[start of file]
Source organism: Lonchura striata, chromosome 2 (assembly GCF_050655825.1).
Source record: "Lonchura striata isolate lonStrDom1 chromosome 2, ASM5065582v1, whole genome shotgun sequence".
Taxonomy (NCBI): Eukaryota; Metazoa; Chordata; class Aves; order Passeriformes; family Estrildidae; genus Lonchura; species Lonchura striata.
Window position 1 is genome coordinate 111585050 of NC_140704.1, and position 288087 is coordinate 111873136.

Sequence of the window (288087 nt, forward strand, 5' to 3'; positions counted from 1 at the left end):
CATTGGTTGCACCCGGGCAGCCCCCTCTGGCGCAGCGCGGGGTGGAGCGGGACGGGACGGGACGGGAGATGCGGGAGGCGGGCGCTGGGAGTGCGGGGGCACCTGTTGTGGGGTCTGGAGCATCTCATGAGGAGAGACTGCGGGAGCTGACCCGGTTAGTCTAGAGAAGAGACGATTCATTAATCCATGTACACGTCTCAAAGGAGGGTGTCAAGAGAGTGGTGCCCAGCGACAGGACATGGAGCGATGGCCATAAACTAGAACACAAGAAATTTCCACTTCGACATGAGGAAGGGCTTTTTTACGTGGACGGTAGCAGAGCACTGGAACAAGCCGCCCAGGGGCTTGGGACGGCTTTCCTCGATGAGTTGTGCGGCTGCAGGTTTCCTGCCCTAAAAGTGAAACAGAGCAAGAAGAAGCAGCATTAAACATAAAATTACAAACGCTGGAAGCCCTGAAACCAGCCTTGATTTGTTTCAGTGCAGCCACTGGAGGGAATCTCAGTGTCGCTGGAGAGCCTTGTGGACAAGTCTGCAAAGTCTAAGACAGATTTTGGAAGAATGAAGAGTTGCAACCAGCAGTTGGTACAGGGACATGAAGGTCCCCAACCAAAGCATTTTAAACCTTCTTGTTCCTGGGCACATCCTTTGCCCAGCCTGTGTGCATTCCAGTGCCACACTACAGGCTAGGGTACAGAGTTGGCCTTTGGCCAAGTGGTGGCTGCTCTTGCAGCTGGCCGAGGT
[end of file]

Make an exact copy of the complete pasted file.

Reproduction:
Source organism: Lonchura striata, chromosome 2 (assembly GCF_050655825.1).
Source record: "Lonchura striata isolate lonStrDom1 chromosome 2, ASM5065582v1, whole genome shotgun sequence".
Taxonomy (NCBI): Eukaryota; Metazoa; Chordata; class Aves; order Passeriformes; family Estrildidae; genus Lonchura; species Lonchura striata.
Window position 1 is genome coordinate 111585050 of NC_140704.1, and position 288087 is coordinate 111873136.

Sequence of the window (288087 nt, forward strand, 5' to 3'; positions counted from 1 at the left end):
CATTGGTTGCACCCGGGCAGCCCCCTCTGGCGCAGCGCGGGGTGGAGCGGGACGGGACGGGACGGGAGATGCGGGAGGCGGGCGCTGGGAGTGCGGGGGCACCTGTTGTGGGGTCTGGAGCATCTCATGAGGAGAGACTGCGGGAGCTGACCCGGTTAGTCTAGAGAAGAGACGATTCATTAATCCATGTACACGTCTCAAAGGAGGGTGTCAAGAGAGTGGTGCCCAGCGACAGGACATGGAGCGATGGCCATAAACTAGAACACAAGAAATTTCCACTTCGACATGAGGAAGGGCTTTTTTACGTGGACGGTAGCAGAGCACTGGAACAAGCCGCCCAGGGGCTTGGGACGGCTTTCCTCGATGAGTTGTGCGGCTGCAGGTTTCCTGCCCTAAAAGTGAAACAGAGCAAGAAGAAGCAGCATTAAACATAAAATTACAAACGCTGGAAGCCCTGAAACCAGCCTTGATTTGTTTCAGTGCAGCCACTGGAGGGAATCTCAGTGTCGCTGGAGAGCCTTGTGGACAAGTCTGCAAAGTCTAAGACAGATTTTGGAAGAATGAAGAGTTGCAACCAGCAGTTGGTACAGGGACATGAAGGTCCCCAACCAAAGCATTTTAAACCTTCTTGTTCCTGGGCACATCCTTTGCCCAGCCTGTGTGCATTCCAGTGCCACACTACAGGCTAGGGTACAGAGTTGGCCTTTGGCCAAGTGGTGGCTGCTCTTGCAGCTGGCCGAGGT